“People here really do care about others and, when you pull together as a community, you can do amazing things,” said ice cream icon Jerry Greenfield as he mingled with the large crowd sampling three of Ben & Jerry’s popular flavours in the lobby of Centrepointe Theatre.
“People are incredibly warm, welcoming, hospitable, gracious, and I was overwhelmed with the reception I got,” he said after his entertaining and inspiring address at the Jewish Federation of Ottawa’s 2015 Annual Campaign Kickoff event, September 14.
Discussing how charitable giving can be integrated into all aspects of life, Greenfield had the crowd laughing along as he told stories about how he and his childhood best friend Ben Cohen, co-founded the Vermont-based ice cream company that incorporated their “hippie” values into the business world, making philanthropy a high priority.
The ice cream team started giving back early, after founding the company in 1978 and working through the inevitable growing pains of small business entrepreneurship. Their increasing popularity made them realize they were “bursting at the seams” and needed a new manufacturing plant where all supplies and ingredients could be stored.
Instead of pursuing venture capital funding, as most small-businesses do, Greenfield and Cohen instead established a precedent-setting public stock offering in Vermont, allowing their customers to “get a scoop of the action.”
“We were looking for our neighbours: people who had been supporting us.”
As the business began to grow, Greenfield said he and Cohen were concerned their company was becoming “just another cog in the economic machine” and took steps to redirect that path. Ben & Jerry’s earmarks 7.5 per cent of its pre-tax profits to support a variety of charitable causes – the average among American corporations being 1.5 per cent. The company also has 14 partnership shops that work with at-risk youth and supports Fair Trade-certified vanilla, cocoa, and coffee beans.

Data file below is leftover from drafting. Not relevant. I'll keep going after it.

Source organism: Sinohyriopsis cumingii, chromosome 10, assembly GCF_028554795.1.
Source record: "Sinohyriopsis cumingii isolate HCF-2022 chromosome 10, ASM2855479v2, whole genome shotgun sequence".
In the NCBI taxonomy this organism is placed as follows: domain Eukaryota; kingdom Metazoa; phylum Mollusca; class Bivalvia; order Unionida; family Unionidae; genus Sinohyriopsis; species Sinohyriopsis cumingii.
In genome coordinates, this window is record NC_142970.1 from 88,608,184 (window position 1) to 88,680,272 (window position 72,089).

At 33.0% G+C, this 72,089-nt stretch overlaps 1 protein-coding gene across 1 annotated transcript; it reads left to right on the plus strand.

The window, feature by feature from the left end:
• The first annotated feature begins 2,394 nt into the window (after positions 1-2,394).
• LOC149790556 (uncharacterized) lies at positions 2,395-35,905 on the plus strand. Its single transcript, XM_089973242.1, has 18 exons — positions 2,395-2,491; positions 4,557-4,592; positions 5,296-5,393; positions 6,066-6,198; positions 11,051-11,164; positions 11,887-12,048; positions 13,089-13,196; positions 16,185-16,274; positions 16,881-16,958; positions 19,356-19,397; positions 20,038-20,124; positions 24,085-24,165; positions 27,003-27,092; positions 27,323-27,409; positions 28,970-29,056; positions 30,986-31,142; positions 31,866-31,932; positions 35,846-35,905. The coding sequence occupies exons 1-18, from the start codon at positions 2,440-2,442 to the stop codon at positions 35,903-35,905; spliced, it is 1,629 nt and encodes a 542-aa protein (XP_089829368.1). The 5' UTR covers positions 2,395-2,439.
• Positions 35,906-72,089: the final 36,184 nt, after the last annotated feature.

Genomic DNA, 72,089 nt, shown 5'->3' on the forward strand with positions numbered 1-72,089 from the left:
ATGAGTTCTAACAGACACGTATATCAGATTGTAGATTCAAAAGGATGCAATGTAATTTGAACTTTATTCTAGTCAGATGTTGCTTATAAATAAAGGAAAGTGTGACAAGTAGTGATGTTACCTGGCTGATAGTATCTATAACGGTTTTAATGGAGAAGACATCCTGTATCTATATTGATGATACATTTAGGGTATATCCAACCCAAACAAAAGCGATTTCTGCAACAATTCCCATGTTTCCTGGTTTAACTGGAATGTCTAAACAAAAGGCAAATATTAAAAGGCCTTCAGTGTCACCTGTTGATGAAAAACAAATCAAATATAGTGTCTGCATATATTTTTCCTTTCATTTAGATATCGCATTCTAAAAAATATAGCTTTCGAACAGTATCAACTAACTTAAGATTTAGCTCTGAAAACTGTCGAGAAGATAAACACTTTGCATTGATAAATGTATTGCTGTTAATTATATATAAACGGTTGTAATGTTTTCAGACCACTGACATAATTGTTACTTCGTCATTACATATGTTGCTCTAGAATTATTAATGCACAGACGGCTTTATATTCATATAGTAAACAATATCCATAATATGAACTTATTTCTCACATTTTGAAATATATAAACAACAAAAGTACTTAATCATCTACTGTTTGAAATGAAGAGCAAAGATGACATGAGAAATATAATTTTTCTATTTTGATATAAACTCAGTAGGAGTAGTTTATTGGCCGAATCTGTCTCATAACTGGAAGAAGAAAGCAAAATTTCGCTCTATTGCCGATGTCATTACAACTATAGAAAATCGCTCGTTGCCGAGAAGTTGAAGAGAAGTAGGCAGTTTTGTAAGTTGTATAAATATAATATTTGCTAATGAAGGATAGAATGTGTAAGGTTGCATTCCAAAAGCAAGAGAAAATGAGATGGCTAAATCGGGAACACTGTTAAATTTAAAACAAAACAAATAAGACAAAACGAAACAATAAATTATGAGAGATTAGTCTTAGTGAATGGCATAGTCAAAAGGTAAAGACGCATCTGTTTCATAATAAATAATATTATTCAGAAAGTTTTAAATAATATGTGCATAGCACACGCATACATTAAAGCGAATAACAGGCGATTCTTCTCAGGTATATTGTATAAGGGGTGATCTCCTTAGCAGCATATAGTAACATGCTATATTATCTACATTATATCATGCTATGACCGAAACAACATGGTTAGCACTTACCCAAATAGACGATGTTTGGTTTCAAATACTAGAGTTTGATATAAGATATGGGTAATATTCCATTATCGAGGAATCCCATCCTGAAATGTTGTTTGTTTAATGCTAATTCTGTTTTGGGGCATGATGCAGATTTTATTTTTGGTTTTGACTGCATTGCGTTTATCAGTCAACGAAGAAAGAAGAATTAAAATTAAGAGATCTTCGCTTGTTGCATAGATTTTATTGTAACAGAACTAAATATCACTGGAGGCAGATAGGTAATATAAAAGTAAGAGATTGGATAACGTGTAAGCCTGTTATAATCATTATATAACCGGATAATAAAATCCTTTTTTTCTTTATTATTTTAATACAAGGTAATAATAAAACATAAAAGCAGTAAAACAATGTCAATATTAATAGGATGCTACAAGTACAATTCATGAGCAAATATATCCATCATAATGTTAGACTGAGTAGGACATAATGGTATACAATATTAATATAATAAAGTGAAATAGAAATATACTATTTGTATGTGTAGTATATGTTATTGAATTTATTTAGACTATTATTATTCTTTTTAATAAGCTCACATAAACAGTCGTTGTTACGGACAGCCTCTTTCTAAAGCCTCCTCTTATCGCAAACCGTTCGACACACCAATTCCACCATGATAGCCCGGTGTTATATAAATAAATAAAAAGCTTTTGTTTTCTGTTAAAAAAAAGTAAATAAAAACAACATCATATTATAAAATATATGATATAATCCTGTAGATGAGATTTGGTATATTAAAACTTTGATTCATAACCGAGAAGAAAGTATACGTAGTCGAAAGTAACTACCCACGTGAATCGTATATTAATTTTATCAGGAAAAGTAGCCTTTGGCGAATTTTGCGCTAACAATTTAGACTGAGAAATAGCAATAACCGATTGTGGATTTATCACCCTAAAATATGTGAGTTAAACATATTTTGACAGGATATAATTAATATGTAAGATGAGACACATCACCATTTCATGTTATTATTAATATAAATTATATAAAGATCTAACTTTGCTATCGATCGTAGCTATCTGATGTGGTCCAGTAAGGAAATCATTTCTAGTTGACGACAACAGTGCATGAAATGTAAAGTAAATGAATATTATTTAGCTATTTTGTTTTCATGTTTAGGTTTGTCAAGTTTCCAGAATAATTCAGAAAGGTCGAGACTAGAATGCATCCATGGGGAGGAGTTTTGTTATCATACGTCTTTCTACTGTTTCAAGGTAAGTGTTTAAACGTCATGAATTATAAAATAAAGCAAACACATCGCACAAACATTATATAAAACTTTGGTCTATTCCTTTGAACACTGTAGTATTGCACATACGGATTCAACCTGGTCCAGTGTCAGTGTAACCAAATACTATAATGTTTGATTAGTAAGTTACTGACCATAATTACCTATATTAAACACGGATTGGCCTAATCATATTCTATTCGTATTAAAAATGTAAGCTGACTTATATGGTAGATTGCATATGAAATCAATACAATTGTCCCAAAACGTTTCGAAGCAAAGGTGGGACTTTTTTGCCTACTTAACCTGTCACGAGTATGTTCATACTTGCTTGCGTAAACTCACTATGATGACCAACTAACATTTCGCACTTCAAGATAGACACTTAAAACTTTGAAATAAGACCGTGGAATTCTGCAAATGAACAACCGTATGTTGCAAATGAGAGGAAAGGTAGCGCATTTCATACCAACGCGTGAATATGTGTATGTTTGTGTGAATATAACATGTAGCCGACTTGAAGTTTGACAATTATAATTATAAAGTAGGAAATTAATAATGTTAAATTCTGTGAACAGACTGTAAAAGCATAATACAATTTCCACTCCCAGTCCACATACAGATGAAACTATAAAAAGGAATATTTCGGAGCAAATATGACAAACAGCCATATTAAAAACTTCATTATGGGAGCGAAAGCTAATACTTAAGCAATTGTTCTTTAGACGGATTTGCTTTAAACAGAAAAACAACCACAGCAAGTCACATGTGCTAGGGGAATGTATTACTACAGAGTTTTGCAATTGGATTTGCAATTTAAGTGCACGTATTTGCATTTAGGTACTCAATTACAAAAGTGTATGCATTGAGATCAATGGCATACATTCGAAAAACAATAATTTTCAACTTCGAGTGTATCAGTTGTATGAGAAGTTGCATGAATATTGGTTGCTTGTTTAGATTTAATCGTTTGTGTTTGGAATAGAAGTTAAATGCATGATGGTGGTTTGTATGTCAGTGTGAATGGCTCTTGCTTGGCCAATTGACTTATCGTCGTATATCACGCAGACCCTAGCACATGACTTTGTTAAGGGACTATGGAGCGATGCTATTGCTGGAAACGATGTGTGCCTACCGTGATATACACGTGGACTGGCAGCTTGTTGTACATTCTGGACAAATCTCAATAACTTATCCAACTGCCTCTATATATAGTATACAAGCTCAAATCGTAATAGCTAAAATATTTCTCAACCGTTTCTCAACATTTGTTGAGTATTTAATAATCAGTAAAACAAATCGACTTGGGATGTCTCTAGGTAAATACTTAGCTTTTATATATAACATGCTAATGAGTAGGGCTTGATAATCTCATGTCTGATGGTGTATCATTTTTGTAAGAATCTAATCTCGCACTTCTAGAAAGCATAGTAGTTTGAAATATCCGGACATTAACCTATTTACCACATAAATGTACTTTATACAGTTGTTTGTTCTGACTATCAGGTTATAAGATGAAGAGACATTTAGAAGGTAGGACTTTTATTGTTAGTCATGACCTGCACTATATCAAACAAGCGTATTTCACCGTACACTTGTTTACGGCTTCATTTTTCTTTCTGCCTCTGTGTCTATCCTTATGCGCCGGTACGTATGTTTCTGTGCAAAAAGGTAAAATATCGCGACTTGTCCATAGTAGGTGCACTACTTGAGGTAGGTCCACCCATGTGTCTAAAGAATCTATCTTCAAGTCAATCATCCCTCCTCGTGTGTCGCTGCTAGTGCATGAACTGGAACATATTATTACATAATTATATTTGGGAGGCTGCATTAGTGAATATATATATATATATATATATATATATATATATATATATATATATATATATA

“As you give, you receive,” he said, explaining that the principles they established have been maintained in the years since Ben & Jerry’s was bought by Unilever, the multinational food company. Cohen and Greenfield have stayed on at Ben & Jerry’s as brand ambassadors.
Kickoff Co-chairs Gillie Vered and Susan Viner Vered, hosted the event and expressed their deep thanks to Ottawa’s Jewish community for its continued support of the Annual Campaign and for special appeals such as the Israel Crisis Fund which raised $200,000 during Israel’s Operation Protective Edge this past summer.
“The Jewish community of Ottawa needs your support,” Viner Vered said. “We need your participation, your spirit and your talent, your creativity, and, for those who can, your financial contribution. Participation is ageless and gender neutral.”
Annual Campaign Co-chairs Leiba Krantzberg and Jeffrey Miller echoed that sentiment: “Community is real in the Jewish people… a community committed to enriching lives,” Krantzberg said.
There were several testimonials from people whose lives have been greatly impacted by programs and agencies funded by the Annual Campaign.
John Molot spoke about his daughter Samantha (Sam), a Tamir client, with both developmental and physical disabilities.
Molot described Tamir as a “well-organized, vibrant community” and considers it to be “one of the community’s most valued agencies because of the organization’s dedication to assisting people with developmental disabilities.